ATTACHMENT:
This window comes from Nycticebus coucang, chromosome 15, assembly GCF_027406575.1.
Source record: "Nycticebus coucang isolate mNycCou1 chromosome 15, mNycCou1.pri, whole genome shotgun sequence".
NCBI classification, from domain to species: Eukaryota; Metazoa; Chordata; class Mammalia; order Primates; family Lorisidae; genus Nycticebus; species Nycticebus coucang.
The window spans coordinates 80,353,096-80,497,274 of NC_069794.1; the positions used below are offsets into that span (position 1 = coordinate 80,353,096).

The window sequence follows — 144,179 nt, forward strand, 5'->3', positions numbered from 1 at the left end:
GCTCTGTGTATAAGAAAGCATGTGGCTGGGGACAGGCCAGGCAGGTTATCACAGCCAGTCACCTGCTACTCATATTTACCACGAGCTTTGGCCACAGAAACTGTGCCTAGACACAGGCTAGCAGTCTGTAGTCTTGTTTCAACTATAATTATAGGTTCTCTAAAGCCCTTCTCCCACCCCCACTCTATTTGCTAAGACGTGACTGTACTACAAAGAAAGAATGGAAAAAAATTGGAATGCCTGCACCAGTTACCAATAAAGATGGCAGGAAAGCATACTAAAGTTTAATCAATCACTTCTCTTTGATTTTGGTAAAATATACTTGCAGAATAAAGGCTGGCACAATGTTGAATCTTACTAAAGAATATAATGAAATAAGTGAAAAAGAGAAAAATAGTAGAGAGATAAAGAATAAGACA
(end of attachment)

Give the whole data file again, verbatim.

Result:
This window comes from Nycticebus coucang, chromosome 15, assembly GCF_027406575.1.
Source record: "Nycticebus coucang isolate mNycCou1 chromosome 15, mNycCou1.pri, whole genome shotgun sequence".
NCBI classification, from domain to species: Eukaryota; Metazoa; Chordata; class Mammalia; order Primates; family Lorisidae; genus Nycticebus; species Nycticebus coucang.
The window spans coordinates 80,353,096-80,497,274 of NC_069794.1; the positions used below are offsets into that span (position 1 = coordinate 80,353,096).

The window sequence follows — 144,179 nt, forward strand, 5'->3', positions numbered from 1 at the left end:
GCTCTGTGTATAAGAAAGCATGTGGCTGGGGACAGGCCAGGCAGGTTATCACAGCCAGTCACCTGCTACTCATATTTACCACGAGCTTTGGCCACAGAAACTGTGCCTAGACACAGGCTAGCAGTCTGTAGTCTTGTTTCAACTATAATTATAGGTTCTCTAAAGCCCTTCTCCCACCCCCACTCTATTTGCTAAGACGTGACTGTACTACAAAGAAAGAATGGAAAAAAATTGGAATGCCTGCACCAGTTACCAATAAAGATGGCAGGAAAGCATACTAAAGTTTAATCAATCACTTCTCTTTGATTTTGGTAAAATATACTTGCAGAATAAAGGCTGGCACAATGTTGAATCTTACTAAAGAATATAATGAAATAAGTGAAAAAGAGAAAAATAGTAGAGAGATAAAGAATAAGACA